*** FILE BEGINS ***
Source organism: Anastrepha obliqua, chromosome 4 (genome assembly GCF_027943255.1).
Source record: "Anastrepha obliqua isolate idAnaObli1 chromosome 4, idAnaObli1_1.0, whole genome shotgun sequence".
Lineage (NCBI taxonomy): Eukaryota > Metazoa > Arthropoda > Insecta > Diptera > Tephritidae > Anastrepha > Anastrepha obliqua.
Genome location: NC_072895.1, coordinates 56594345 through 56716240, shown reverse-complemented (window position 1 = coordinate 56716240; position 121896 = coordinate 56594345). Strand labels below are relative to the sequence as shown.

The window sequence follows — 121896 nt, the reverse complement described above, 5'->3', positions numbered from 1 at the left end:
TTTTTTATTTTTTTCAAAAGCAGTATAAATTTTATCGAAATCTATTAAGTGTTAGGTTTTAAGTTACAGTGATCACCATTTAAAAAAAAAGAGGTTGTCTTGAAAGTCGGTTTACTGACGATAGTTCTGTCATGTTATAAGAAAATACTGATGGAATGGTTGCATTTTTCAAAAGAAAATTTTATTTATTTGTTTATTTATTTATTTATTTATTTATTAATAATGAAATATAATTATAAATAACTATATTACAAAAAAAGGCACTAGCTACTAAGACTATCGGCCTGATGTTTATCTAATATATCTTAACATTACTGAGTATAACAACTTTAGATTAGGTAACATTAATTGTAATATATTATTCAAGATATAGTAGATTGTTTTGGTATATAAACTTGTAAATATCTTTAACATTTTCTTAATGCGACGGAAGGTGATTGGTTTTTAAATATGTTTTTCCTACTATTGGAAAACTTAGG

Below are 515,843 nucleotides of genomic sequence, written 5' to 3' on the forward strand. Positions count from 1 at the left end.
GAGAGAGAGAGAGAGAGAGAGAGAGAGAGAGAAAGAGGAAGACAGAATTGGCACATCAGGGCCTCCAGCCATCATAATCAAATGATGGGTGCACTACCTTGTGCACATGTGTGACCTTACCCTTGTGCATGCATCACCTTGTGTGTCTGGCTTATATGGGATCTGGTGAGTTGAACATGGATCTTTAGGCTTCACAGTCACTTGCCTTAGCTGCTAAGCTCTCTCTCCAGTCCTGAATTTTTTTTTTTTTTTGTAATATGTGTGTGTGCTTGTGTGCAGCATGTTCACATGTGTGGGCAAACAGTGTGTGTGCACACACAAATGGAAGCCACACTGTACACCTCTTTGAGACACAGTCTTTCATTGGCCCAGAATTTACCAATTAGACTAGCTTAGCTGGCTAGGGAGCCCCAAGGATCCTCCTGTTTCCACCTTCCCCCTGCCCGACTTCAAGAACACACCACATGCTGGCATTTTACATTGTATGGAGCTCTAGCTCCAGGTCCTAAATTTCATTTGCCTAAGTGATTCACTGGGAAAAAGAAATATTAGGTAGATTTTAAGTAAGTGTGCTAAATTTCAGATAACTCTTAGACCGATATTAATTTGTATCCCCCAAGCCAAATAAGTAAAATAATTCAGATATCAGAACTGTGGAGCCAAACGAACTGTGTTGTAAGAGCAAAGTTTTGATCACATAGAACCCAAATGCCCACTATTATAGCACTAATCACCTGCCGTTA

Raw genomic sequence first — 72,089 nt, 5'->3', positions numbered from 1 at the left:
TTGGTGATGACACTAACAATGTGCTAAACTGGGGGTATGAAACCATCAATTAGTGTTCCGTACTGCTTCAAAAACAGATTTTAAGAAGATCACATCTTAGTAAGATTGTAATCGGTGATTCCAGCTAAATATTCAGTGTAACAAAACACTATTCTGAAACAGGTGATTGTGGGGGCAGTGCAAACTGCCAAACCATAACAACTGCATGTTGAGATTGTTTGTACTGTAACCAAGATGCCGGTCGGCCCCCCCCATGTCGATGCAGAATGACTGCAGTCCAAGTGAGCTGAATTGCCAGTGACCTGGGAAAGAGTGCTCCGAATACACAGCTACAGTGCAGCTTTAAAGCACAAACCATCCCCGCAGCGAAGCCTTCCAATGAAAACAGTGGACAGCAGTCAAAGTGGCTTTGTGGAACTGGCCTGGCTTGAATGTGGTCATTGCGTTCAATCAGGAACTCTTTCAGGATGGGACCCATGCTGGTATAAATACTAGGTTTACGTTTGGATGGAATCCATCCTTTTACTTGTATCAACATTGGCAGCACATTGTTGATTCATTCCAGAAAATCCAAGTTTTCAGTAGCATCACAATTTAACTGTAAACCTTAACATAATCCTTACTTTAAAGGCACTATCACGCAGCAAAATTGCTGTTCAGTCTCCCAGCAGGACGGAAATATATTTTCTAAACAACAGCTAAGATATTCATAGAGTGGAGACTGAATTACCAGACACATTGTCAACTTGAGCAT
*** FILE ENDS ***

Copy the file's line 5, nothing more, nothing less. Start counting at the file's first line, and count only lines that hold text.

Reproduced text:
The window sequence follows — 121896 nt, the reverse complement described above, 5'->3', positions numbered from 1 at the left end: